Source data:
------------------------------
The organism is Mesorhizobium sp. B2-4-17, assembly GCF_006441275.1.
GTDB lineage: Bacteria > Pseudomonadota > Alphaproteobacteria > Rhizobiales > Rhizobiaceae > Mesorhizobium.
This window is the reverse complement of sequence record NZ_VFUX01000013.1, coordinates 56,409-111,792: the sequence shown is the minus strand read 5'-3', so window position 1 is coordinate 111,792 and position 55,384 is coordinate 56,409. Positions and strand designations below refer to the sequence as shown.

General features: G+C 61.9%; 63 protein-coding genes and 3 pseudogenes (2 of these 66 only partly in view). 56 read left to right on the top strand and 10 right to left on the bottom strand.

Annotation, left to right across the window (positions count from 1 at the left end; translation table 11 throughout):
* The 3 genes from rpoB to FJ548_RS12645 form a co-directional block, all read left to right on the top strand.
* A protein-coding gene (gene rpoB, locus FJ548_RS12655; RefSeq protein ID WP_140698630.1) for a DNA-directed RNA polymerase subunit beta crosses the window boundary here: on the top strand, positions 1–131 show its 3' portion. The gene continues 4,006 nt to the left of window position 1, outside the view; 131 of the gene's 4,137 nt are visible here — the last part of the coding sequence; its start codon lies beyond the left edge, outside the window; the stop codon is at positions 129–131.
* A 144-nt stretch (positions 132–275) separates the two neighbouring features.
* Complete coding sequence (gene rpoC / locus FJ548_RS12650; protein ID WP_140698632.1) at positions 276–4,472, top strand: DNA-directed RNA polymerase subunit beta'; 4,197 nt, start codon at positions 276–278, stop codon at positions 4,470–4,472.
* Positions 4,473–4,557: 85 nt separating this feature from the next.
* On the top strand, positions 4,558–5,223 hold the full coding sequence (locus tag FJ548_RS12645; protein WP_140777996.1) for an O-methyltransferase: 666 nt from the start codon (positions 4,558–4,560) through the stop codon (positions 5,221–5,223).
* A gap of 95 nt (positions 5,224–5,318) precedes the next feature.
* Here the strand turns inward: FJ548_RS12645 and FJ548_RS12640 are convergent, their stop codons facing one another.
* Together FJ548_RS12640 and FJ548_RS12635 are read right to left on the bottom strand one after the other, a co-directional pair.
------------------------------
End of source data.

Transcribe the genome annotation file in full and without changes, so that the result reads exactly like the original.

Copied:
The organism is Mesorhizobium sp. B2-4-17, assembly GCF_006441275.1.
GTDB lineage: Bacteria > Pseudomonadota > Alphaproteobacteria > Rhizobiales > Rhizobiaceae > Mesorhizobium.
This window is the reverse complement of sequence record NZ_VFUX01000013.1, coordinates 56,409-111,792: the sequence shown is the minus strand read 5'-3', so window position 1 is coordinate 111,792 and position 55,384 is coordinate 56,409. Positions and strand designations below refer to the sequence as shown.

General features: G+C 61.9%; 63 protein-coding genes and 3 pseudogenes (2 of these 66 only partly in view). 56 read left to right on the top strand and 10 right to left on the bottom strand.

Annotation, left to right across the window (positions count from 1 at the left end; translation table 11 throughout):
* The 3 genes from rpoB to FJ548_RS12645 form a co-directional block, all read left to right on the top strand.
* A protein-coding gene (gene rpoB, locus FJ548_RS12655; RefSeq protein ID WP_140698630.1) for a DNA-directed RNA polymerase subunit beta crosses the window boundary here: on the top strand, positions 1–131 show its 3' portion. The gene continues 4,006 nt to the left of window position 1, outside the view; 131 of the gene's 4,137 nt are visible here — the last part of the coding sequence; its start codon lies beyond the left edge, outside the window; the stop codon is at positions 129–131.
* A 144-nt stretch (positions 132–275) separates the two neighbouring features.
* Complete coding sequence (gene rpoC / locus FJ548_RS12650; protein ID WP_140698632.1) at positions 276–4,472, top strand: DNA-directed RNA polymerase subunit beta'; 4,197 nt, start codon at positions 276–278, stop codon at positions 4,470–4,472.
* Positions 4,473–4,557: 85 nt separating this feature from the next.
* On the top strand, positions 4,558–5,223 hold the full coding sequence (locus tag FJ548_RS12645; protein WP_140777996.1) for an O-methyltransferase: 666 nt from the start codon (positions 4,558–4,560) through the stop codon (positions 5,221–5,223).
* A gap of 95 nt (positions 5,224–5,318) precedes the next feature.
* Here the strand turns inward: FJ548_RS12645 and FJ548_RS12640 are convergent, their stop codons facing one another.
* Together FJ548_RS12640 and FJ548_RS12635 are read right to left on the bottom strand one after the other, a co-directional pair.